New Shinsengumi Book (4): Slowly and Carefully

This new book is a challenge! As I’ve said, the more I know, the more I feel I need to know. Not exactly a formula for a quick or easy completion of this project. My previous book was an introduction to the Shinsengumi. The next one will be an historiography. I like the following definition of historiography offered in Encyclopædia Britannica by Richard T. Vann of Wesleyan University:

“[T]he writing of history, especially the writing of history based on the critical examination of sources, the selection of particular details from the authentic materials in those sources, and the synthesis of those details into a narrative that stands the test of critical examination.”

In the Prologue of my previous book, I wrote that the Shinsengumi was commissioned by the Tokugawa Bakufu to restore law and order amid the gathering revolution. “At once reviled and revered, they were known alternately as rōnin hunters, wolves, murderers, thugs, band of assassins, and eventually the most dreaded security force in Japanese history.”

The Shinsengumi was much more than that.

I won’t finish my next book for at least a couple of years.

Think big! Create!

[The above photo of the original Miniature Shinsengumi Banner appears in my previous book, courtesy of Hijikata Toshizo Museum.]


The Shinsengumi Did Not Kill Ryōma

The 150th anniversary of the assassination of Sakamoto Ryōma is being widely observed this month. On Keiō 3/11/22 (1867), seven days after Ryōma’s assassination, officials of his native Tosa Han issued a formal indictment to the Bakufu accusing the Shingsengumi of the crime. “Four days later,” I wrote in Samurai Assassins, “the Bakufu questioned [Shinsengumi Commander] Kondō Isami. But it was a mere formality. Earlier in the year all Shinsengumi men had been given hatamoto status [hatamoto being vassals of the shōgun], and its commander had direct access to the shōgun. When Kondō testified that the Shinsengumi had nothing to do with the assassinations [including that of Ryōma’s cohort Nakaoka Shintarō], the matter was settled as far as the Bakufu was concerned.” And, in fact, the Shinsengumi had nothing to do with the incident.


Kondō and Hijikata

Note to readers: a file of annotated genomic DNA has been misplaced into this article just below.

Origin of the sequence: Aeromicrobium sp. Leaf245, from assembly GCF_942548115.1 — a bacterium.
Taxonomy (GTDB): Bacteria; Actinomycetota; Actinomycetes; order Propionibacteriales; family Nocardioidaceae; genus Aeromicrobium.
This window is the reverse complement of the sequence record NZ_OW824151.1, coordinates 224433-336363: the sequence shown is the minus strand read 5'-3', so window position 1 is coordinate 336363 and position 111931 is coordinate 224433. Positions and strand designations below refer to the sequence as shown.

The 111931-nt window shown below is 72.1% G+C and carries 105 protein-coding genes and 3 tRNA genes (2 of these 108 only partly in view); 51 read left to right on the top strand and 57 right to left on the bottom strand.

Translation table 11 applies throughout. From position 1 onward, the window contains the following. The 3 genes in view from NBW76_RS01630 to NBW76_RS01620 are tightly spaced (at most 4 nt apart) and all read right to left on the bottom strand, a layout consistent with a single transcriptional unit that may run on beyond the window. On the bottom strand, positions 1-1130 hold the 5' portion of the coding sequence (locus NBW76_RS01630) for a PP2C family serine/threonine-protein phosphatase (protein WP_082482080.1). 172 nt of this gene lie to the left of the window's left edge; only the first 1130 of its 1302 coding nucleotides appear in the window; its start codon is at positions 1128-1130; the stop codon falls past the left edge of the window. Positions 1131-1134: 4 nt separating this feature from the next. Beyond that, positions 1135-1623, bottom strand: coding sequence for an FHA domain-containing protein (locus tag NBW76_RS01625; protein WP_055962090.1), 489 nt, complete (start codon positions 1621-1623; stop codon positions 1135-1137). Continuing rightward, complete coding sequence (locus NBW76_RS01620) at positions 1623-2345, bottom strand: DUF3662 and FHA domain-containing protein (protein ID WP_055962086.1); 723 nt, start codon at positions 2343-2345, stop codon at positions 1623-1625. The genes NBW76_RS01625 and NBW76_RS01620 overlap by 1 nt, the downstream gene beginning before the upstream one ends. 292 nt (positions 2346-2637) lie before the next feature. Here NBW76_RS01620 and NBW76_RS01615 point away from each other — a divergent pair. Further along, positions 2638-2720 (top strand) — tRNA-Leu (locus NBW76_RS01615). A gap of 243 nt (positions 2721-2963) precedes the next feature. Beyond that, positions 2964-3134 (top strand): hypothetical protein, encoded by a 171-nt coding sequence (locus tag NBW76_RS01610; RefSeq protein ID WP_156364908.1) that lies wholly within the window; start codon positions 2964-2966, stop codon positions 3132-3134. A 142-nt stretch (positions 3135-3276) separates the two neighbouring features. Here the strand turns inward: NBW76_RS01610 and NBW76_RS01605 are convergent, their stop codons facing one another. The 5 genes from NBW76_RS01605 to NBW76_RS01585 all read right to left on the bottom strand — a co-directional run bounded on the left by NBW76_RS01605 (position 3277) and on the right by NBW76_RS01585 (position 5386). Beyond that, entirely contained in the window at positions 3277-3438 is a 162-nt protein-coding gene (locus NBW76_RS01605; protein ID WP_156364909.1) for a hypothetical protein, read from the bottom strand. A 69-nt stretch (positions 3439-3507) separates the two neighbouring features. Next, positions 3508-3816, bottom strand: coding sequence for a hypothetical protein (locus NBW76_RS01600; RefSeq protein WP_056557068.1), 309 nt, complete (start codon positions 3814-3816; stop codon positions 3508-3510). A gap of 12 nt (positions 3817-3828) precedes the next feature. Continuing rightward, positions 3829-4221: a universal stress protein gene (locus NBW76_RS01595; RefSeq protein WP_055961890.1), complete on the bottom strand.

Kondō Isami (left) was chief instructor of the style of swordsmanship called Tennen Rishin-ryū, at the Shiekan in Edo. He also taught in his native Musashi province, just east of Edo. His student roster in the Tama district of Musashi exceeded three hundred, Shimozawa Kan noted in his classic Shinsengumi Shimatsuki, published in 1928. Among Kondō’s top students at the Shieikan was Hijikata Toshizō, also from Tama. The two were close friends before they established the Shinsengumi in Kyōto in Bunkyū 3 (1863). As co-leaders of the Shinsengumi, they complemented each other – though it is hard to say which of them was more ruthless in pursuing and killing their enemies.

[The photos of Kondō and Hijikata appear in my book, Shinsengumi: The Shogun’s Last Samurai Corps, courtesy of the descendants of Satō Hikogorō and Hino-shi-Furusato Hakubutsukan.]


Assassination of Ito Kashitaro

On the night of the 18th day of the Eleventh Month of the year on the old Japanese calendar corresponding to 1867 (Keio 3/11/18), several men of the Shinsengumi waited in the moonlight just beyond a point where the main street called Shichijo-dori crossed Aburakoji in the southwestern part of Kyoto. They had been sent by their commander, Kondo Isami, to assassinate Ito Kashitaro, a staff officer who, in cahoots with the enemy from Satsuma and Choshu, had “seceded” from the Shinsengumi, taking with him twelve other corpsmen. Following is an excerpt from my book, Shinsengumi: The Shogun’s Last Samurai Corps:

The attack came suddenly as Ito approached the crossroads. Ito was cut from his left ear to his chin by an assailant he did not even see. Blood spurted from his neck. A second assailant came. As the expert in the Hokushin Itto style staggered in vain to save himself, he saw several others, drawn swords in hand, approaching fast. Before they could reach him, Ito collapsed. He summoned a final burst of strength to scream his dying word – “Traitors!” The assassins dragged the body to the nearby crossroads. The name of the crossroads, Aburakoji-Shichijo, would become synonymous with the notorious assassination. So cold was the night air that soon after the assassins fled the scene, the blood on Ito’s clothes had frozen solid.

[The above photo of the original Miniature Shinsengumi Banner appears in my book, courtesy of Hijikata Toshizo Museum.]